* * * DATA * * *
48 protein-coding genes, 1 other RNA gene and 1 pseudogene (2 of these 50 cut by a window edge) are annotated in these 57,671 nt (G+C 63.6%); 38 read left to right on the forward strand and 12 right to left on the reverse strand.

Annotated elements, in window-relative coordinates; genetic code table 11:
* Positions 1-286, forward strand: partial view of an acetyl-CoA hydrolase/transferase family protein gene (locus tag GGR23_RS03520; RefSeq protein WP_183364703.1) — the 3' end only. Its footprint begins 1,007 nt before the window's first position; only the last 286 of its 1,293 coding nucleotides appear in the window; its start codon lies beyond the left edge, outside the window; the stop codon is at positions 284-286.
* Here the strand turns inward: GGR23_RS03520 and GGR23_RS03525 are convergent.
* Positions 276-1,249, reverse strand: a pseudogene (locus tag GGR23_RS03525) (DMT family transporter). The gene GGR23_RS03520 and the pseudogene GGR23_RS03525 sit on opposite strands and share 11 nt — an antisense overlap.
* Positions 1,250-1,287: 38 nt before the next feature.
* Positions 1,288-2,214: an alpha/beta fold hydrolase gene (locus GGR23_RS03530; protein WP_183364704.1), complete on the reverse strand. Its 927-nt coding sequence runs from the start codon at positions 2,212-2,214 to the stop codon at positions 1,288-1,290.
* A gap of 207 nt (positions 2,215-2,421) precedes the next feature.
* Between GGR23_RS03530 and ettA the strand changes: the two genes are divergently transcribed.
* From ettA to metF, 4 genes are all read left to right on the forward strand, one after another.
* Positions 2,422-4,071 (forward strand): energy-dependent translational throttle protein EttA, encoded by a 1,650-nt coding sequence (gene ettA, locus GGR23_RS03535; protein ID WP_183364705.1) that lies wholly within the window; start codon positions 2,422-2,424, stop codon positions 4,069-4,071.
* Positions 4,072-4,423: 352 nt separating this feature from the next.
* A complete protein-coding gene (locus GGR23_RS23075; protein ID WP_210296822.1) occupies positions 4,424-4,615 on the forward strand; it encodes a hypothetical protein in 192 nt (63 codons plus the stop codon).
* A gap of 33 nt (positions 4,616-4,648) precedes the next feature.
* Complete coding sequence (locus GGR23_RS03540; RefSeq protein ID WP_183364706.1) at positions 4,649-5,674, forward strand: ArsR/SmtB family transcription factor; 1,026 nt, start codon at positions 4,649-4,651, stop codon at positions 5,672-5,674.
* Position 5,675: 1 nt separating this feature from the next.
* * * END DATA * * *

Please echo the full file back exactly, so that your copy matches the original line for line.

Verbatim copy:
48 protein-coding genes, 1 other RNA gene and 1 pseudogene (2 of these 50 cut by a window edge) are annotated in these 57,671 nt (G+C 63.6%); 38 read left to right on the forward strand and 12 right to left on the reverse strand.

Annotated elements, in window-relative coordinates; genetic code table 11:
* Positions 1-286, forward strand: partial view of an acetyl-CoA hydrolase/transferase family protein gene (locus tag GGR23_RS03520; RefSeq protein WP_183364703.1) — the 3' end only. Its footprint begins 1,007 nt before the window's first position; only the last 286 of its 1,293 coding nucleotides appear in the window; its start codon lies beyond the left edge, outside the window; the stop codon is at positions 284-286.
* Here the strand turns inward: GGR23_RS03520 and GGR23_RS03525 are convergent.
* Positions 276-1,249, reverse strand: a pseudogene (locus tag GGR23_RS03525) (DMT family transporter). The gene GGR23_RS03520 and the pseudogene GGR23_RS03525 sit on opposite strands and share 11 nt — an antisense overlap.
* Positions 1,250-1,287: 38 nt before the next feature.
* Positions 1,288-2,214: an alpha/beta fold hydrolase gene (locus GGR23_RS03530; protein WP_183364704.1), complete on the reverse strand. Its 927-nt coding sequence runs from the start codon at positions 2,212-2,214 to the stop codon at positions 1,288-1,290.
* A gap of 207 nt (positions 2,215-2,421) precedes the next feature.
* Between GGR23_RS03530 and ettA the strand changes: the two genes are divergently transcribed.
* From ettA to metF, 4 genes are all read left to right on the forward strand, one after another.
* Positions 2,422-4,071 (forward strand): energy-dependent translational throttle protein EttA, encoded by a 1,650-nt coding sequence (gene ettA, locus GGR23_RS03535; protein ID WP_183364705.1) that lies wholly within the window; start codon positions 2,422-2,424, stop codon positions 4,069-4,071.
* Positions 4,072-4,423: 352 nt separating this feature from the next.
* A complete protein-coding gene (locus GGR23_RS23075; protein ID WP_210296822.1) occupies positions 4,424-4,615 on the forward strand; it encodes a hypothetical protein in 192 nt (63 codons plus the stop codon).
* A gap of 33 nt (positions 4,616-4,648) precedes the next feature.
* Complete coding sequence (locus GGR23_RS03540; RefSeq protein ID WP_183364706.1) at positions 4,649-5,674, forward strand: ArsR/SmtB family transcription factor; 1,026 nt, start codon at positions 4,649-4,651, stop codon at positions 5,672-5,674.
* Position 5,675: 1 nt separating this feature from the next.